— -- Who knows more about technology in your home: the children or the parents? That’s one of the questions ABC News asked a group of nine to 13-year-old children who took part in “Good Morning America’s" software challenge.
Parental control software companies claim they can block inappropriate content that may be sexually explicit or violent. “GMA” designed an experiment with Eric Klopfer, a professor at the Massachusetts Institute of Technology and Director of the MIT Schiller Teacher Education Program, to find out whether children could get around these controls.
The 10 children tried out two of the best-known software blocking products: Qustodio, which on its website claims to be the “Internet’s best free parental control app," and Net Nanny, which costs $40 for one device. Children were given half an hour to get to a site “GMA” had blocked--RoboFun--which is the name of the school helping with the experiment.
First, the children tried Qustodio. One of the girls, Lindsay, found a proxy site which allows users to bypass filters like parental controls. She got to the blocked site and word spread quickly to the other children.
If one child figures out how to get around blocking software, “all their friends are going to find out as well,” Klopfer told ABC News in an interview that aired on Monday.
But the second program, Net Nanny, stumped the children.
“I think they would have figured that one out too,” Klopfer said, had the children been given more time. “Some of them were on the right page, literally the right web page.”
“GMA” also checked the software programs’ abilities to block inappropriate content. Both programs allowed “GMA” to access the site of a violent video game popular with teens. Cyber security expert Theresa Payton confirmed GMA’s results.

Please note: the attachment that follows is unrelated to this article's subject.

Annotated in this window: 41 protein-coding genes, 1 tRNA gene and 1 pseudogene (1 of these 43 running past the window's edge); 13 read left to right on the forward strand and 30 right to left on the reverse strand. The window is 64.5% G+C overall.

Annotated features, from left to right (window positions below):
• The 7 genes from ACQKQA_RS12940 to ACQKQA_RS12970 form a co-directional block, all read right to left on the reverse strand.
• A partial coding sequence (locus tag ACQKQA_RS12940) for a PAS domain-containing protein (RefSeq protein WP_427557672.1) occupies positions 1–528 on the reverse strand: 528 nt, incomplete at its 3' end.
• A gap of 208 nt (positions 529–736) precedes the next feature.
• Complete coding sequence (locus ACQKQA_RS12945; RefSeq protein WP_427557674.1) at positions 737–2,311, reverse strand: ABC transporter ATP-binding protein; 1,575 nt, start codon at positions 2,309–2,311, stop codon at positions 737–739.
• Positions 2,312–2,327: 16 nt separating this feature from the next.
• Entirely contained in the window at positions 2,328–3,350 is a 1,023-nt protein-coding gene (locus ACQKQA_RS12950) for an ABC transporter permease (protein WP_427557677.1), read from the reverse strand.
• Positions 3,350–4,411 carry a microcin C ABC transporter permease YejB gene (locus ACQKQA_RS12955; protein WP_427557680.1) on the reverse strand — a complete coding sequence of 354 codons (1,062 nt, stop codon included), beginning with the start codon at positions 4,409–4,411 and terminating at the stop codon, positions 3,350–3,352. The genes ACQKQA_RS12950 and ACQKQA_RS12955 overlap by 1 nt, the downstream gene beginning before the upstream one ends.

“The way these software products work is they will block the things they know to block based on the settings you gave them, “ said Payton. “But they’re always going to be in catch-up mode.”
Following ABC News' experiment, Qustodio said in a statement that it will now block the proxy website the children used in the experiment, as well as the violent game, saying that in general these sorts of issues are detected and corrected quickly.
The statement added, "It's important to note that we have a second layer of protection." If a child is able to access a proxy site, "our advanced technology will still block attempts to access inappropriate content."
Net Nanny told ABC News that it "performs well because of its unique technology. Unlike most filters, Net Nanny doesn’t block a website based on its URL —- that’s the equivalent of judging a book by its cover, it said. Instead, Net Nanny’s technology analyzes the content on every page to determine if it meets the safety criteria set by the parent."
"In today’s digital world, parents are facing a balancing act of epic proportion," the statement from Net Nanny added. "They want to let their kids embrace technology in healthy ways within limits, yet also make sure family values transcend device, app or platform."